Overview of Competition Law


Overview of Competition Law

Competition Law in India is a serious business now. Ignorance of this law and its implications on businesses can be very costly, and damage reputations apart from attracting personal liabilities for the staff, even the directors on board.The Competition Act, 2002 was enacted with the purpose to ‘prevent practices having adverse effects on competition, promote competition in the markets, and protect the interests of consumers in India’. The Act eventually came into enforcement in 2009 when the constitutionality of the law was established by the Hon’ble Supreme Court in the case of Brahm Dutt v. Union of India. As a result, provisions on enforcement of competition law dealing with the anti-competitive agreement and abuse of dominant position were enforced in 2009, and merger control provision been enforced from 2011.

The idea of Competition law first originated in the United States and was developed in the 1900 century to control monopolies. The Indian Competition legislation, being newly developed, is inspired by the mix of competition laws models of the United States and European Union. As India draws its inspiration from the mix of US and EU model competition laws which can be seen from the structure of the Indian Act, therefore there has always been a tendency to draw straightforward comparisons amongst these anti-trust regimes.

The Competition Act established the Competition Commission of India (hereinafter referred to as the CCI) in 2009, as the principal enforcement authority governing competition law legislation in India. The CCI follows an inquisitorial system of adjudication, where the CCI is actively involved in the inquiry and investigation of any case. The CCI can take up anti-trust cases either in three ways –

  1. Suo-moto (on its own motion/knowledge/information), or
  2. On getting information from any private person (whether or not aggrieved by the conduct of any enterprise), or
  3. On a reference from Central/State Government/statutory authority/public group etc.

The office of the Director-General (hereinafter referred to as DG office/DG) under the Ministry of Corporate Affairs works as the investigation wing of the CCI and is tasked with collecting evidence by way of dawn raids, affidavits, examination on oath, placed before the CCI as DG report. Currently, the CCI and the DG office has been functioning in New Delhi; and the regional offices of the CCI have been opened recently in Chennai, another expected soon at Mumbai. Further, National Company Law Appellate Tribunal (hereinafter referred to as the NCLAT) acts as an appellate authority for hearing appeals from the order/directions of the CCI, and then the Supreme Court acts as the last resort court.

The Competition law ensures creating a level playing field for all market participants and prohibits business activities/practices that decrease or are even likely to decrease fair competition in the Indian market. Dimensions of competition law are multifaceted, however, broadly the framework of competition law in India can be classified into 3 categories –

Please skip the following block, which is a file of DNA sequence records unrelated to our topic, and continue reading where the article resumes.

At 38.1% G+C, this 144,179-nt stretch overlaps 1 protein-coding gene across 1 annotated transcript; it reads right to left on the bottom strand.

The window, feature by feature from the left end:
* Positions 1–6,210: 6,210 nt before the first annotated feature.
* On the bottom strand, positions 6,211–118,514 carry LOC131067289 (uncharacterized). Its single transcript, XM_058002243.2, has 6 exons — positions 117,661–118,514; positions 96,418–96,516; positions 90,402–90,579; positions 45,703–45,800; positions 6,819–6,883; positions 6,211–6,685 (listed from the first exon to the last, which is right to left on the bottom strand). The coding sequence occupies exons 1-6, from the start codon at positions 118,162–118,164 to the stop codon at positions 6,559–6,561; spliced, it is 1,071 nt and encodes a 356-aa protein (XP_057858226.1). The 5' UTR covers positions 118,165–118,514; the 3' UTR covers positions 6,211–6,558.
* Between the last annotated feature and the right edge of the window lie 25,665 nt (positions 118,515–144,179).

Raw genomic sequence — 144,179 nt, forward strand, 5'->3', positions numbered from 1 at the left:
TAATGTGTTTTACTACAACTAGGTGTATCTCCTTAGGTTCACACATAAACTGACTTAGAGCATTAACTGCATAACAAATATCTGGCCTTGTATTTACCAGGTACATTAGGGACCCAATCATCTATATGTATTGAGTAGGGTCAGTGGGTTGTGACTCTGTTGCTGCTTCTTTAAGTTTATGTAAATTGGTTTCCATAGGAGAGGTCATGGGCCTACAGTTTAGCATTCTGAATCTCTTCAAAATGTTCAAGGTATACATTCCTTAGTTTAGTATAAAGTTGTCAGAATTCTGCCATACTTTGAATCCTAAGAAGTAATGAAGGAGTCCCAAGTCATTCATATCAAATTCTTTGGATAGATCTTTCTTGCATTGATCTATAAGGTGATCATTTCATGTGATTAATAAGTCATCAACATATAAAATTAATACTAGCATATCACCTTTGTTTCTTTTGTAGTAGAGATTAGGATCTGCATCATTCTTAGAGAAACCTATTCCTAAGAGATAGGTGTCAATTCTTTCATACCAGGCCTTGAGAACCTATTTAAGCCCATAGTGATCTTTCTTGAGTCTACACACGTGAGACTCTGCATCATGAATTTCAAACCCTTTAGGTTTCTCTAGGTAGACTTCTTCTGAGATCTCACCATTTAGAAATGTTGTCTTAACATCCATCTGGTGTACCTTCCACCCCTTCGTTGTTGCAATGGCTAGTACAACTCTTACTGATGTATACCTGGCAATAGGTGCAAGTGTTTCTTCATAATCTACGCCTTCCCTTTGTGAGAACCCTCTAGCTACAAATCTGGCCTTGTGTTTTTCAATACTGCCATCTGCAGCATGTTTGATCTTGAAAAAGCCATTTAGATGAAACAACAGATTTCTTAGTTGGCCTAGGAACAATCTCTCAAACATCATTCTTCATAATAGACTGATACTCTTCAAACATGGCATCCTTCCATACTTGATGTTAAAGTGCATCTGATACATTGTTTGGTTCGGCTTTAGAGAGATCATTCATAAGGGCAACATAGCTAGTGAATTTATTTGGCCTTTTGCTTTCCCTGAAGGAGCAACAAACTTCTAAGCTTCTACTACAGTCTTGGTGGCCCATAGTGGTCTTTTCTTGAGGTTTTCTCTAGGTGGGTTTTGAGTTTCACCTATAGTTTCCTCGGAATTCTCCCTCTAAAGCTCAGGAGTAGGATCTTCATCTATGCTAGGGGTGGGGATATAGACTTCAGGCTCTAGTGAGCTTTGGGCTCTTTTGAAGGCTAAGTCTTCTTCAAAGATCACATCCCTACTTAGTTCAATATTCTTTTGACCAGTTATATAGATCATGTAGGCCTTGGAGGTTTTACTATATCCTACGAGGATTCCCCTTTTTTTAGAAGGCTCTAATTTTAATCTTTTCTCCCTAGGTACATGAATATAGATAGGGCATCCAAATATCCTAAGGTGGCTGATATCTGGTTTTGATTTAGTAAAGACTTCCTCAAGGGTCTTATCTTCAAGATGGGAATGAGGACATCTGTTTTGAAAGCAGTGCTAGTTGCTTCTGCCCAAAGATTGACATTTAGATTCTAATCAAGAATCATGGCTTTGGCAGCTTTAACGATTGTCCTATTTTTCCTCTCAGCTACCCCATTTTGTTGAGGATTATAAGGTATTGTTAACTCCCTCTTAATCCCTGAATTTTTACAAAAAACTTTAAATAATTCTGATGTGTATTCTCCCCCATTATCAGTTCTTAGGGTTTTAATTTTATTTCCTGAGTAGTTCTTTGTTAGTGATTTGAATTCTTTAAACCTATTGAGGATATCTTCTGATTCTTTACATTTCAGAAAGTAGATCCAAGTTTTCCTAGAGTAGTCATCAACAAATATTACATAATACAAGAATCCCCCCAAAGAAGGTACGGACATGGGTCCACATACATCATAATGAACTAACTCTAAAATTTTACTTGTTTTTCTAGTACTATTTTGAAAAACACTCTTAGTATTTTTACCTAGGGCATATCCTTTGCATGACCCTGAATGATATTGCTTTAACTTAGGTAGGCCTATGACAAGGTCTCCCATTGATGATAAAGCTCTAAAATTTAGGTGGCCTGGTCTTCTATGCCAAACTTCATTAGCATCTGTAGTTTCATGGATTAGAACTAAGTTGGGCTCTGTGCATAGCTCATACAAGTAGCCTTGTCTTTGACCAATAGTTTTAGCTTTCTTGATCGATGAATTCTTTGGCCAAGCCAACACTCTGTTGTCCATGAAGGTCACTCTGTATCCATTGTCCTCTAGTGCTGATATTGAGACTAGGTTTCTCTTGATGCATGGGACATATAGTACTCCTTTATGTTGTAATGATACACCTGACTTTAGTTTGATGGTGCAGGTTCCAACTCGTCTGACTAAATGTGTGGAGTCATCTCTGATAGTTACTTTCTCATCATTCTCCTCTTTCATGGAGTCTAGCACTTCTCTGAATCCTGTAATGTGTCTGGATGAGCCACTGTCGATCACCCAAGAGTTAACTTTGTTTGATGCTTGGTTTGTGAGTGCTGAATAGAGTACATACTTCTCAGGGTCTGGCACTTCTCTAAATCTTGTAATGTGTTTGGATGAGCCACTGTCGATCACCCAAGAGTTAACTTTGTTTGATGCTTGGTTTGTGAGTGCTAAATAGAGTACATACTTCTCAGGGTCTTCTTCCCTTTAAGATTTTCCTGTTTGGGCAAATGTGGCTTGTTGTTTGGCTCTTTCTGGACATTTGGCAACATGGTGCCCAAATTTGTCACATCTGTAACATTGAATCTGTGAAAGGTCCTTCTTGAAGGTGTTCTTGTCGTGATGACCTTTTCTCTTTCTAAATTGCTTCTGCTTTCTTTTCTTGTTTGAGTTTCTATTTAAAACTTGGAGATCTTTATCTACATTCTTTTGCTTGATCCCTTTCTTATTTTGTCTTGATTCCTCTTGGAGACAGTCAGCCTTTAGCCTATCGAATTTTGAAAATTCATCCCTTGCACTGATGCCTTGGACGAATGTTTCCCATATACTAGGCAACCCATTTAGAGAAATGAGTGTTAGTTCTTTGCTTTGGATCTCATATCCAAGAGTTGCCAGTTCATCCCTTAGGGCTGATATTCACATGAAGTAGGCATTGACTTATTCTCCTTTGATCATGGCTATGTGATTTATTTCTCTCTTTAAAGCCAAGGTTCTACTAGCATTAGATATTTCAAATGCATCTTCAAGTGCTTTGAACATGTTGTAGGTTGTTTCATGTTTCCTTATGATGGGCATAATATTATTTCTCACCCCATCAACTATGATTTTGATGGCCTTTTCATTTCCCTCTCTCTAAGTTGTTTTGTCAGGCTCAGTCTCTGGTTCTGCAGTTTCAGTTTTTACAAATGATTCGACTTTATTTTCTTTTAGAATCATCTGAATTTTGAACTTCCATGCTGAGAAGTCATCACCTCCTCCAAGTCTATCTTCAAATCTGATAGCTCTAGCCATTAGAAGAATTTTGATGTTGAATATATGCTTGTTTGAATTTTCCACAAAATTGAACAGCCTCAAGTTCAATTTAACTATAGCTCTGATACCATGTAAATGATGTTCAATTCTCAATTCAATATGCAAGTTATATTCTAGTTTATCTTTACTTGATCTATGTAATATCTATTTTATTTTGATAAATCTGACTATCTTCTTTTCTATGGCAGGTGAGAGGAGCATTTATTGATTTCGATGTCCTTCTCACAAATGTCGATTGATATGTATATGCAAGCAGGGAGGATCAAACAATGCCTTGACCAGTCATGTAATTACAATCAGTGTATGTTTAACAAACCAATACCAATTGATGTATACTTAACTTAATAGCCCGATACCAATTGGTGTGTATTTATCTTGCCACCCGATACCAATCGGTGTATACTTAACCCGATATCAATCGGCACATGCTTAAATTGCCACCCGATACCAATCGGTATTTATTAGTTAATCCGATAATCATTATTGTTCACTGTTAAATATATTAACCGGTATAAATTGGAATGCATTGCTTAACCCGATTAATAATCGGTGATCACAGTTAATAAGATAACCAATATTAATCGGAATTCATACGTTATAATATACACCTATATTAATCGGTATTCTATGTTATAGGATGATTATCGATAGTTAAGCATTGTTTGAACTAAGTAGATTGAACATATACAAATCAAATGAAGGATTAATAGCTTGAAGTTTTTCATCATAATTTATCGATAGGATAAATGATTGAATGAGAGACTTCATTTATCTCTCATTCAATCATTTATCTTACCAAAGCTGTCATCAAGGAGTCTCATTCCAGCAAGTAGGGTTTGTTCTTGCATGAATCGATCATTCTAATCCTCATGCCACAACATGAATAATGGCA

1. Constitute an Agreement Anti-Competitive in nature
  2. Abuse Dominance in the market
  3. Prior Approvals for certain combinations/Merger Control

Harm to competition is measured in form of having or not having an Appreciable Adverse Effect on the Competition (AAEC) in the relevant market, which is an analysis of the impact of any business activity in the relevant market. The CCI is not always required to delineate relevant markets before proceeding with anti-competitive agreements cases under Section 3 of the Competition Act, 2002, however, for an abuse of dominance case under Section 4 of the Competition Act, 2002, the CCI needs to delineate the relevant market.

This relevant market comprises a relevant product market and relevant geographic market.

  • Relevant product market comprises all interchangeable or substitutable products/services as regarded by the consumer, because of their characteristics/prices /intended use, and is determined by seeing factors like – physical characteristics/end-use of goods, price of goods/service, consumer preferences, exclusion of in-house production, the existence of any specialized producers, classification of industrial products.
  • The relevant geographic market comprises of a distinctly homogenous area in which the conditions of competition for the supply of goods/services or demand of goods/services can be distinguished from the conditions prevailing in the neighbouring areas, and is determined by seeing factors like – regulatory trade barriers, local specification requirements, national procurement policies, adequate distribution facilities, transport costs, language, consumer preferences, need for secure or regular supplies or rapid after-sales services.

Within this short period, the CCI has reviewed more than 1100 cases of anti-competitive practices in diverse sectors of the economy such as airlines, banking, capital markets, e-commerce & digital markets, infrastructure, travel, automobile, real estate, pharmaceuticals, financial sector, publishing, manufacturing, mining, entertainment, Google, DLF, Cement companies (ACC, Ambuja, Binani, Lafarge, UltraTech, etc), JCB, Car Manufacturers (Maruti Suzuki, M&M, Tata Motors, Toyota, Honda, Volkswagen, Fiat, Ford, Mercedes, Skoda, etc), Coal India Ltd, Druggist & Pharmaceuticals Associations, Lupin etc.

-Ketan Mukhija

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